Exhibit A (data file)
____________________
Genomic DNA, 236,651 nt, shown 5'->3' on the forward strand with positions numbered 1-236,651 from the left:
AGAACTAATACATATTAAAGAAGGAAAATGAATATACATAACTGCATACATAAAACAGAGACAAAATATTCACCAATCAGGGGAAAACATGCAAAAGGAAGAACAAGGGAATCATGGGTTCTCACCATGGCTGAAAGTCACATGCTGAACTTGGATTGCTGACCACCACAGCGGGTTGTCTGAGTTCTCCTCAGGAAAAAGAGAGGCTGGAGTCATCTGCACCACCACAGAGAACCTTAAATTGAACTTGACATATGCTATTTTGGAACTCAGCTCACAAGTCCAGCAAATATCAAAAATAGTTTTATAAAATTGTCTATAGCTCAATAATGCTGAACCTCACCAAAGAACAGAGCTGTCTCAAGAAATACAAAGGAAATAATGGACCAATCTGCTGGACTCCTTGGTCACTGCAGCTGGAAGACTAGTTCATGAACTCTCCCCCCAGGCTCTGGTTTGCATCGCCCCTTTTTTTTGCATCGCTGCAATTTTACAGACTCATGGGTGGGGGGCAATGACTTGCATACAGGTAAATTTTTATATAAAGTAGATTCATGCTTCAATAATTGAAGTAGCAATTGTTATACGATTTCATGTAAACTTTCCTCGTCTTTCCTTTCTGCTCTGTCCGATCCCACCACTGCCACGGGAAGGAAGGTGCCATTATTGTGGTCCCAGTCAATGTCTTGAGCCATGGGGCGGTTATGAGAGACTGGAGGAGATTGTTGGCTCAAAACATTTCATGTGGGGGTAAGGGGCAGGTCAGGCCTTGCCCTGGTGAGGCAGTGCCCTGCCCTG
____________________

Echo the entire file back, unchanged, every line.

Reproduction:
Genomic DNA, 236,651 nt, shown 5'->3' on the forward strand with positions numbered 1-236,651 from the left:
AGAACTAATACATATTAAAGAAGGAAAATGAATATACATAACTGCATACATAAAACAGAGACAAAATATTCACCAATCAGGGGAAAACATGCAAAAGGAAGAACAAGGGAATCATGGGTTCTCACCATGGCTGAAAGTCACATGCTGAACTTGGATTGCTGACCACCACAGCGGGTTGTCTGAGTTCTCCTCAGGAAAAAGAGAGGCTGGAGTCATCTGCACCACCACAGAGAACCTTAAATTGAACTTGACATATGCTATTTTGGAACTCAGCTCACAAGTCCAGCAAATATCAAAAATAGTTTTATAAAATTGTCTATAGCTCAATAATGCTGAACCTCACCAAAGAACAGAGCTGTCTCAAGAAATACAAAGGAAATAATGGACCAATCTGCTGGACTCCTTGGTCACTGCAGCTGGAAGACTAGTTCATGAACTCTCCCCCCAGGCTCTGGTTTGCATCGCCCCTTTTTTTTGCATCGCTGCAATTTTACAGACTCATGGGTGGGGGGCAATGACTTGCATACAGGTAAATTTTTATATAAAGTAGATTCATGCTTCAATAATTGAAGTAGCAATTGTTATACGATTTCATGTAAACTTTCCTCGTCTTTCCTTTCTGCTCTGTCCGATCCCACCACTGCCACGGGAAGGAAGGTGCCATTATTGTGGTCCCAGTCAATGTCTTGAGCCATGGGGCGGTTATGAGAGACTGGAGGAGATTGTTGGCTCAAAACATTTCATGTGGGGGTAAGGGGCAGGTCAGGCCTTGCCCTGGTGAGGCAGTGCCCTGCCCTG